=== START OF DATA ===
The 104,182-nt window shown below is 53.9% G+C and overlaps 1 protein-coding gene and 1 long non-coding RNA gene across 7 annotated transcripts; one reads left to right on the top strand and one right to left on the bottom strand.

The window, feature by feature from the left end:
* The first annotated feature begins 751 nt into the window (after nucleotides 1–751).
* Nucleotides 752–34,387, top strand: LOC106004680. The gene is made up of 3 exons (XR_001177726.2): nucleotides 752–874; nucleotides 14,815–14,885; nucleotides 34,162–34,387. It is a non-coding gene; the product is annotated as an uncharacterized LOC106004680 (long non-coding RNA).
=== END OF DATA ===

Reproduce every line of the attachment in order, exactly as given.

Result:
The 104,182-nt window shown below is 53.9% G+C and overlaps 1 protein-coding gene and 1 long non-coding RNA gene across 7 annotated transcripts; one reads left to right on the top strand and one right to left on the bottom strand.

The window, feature by feature from the left end:
* The first annotated feature begins 751 nt into the window (after nucleotides 1–751).
* Nucleotides 752–34,387, top strand: LOC106004680. The gene is made up of 3 exons (XR_001177726.2): nucleotides 752–874; nucleotides 14,815–14,885; nucleotides 34,162–34,387. It is a non-coding gene; the product is annotated as an uncharacterized LOC106004680 (long non-coding RNA).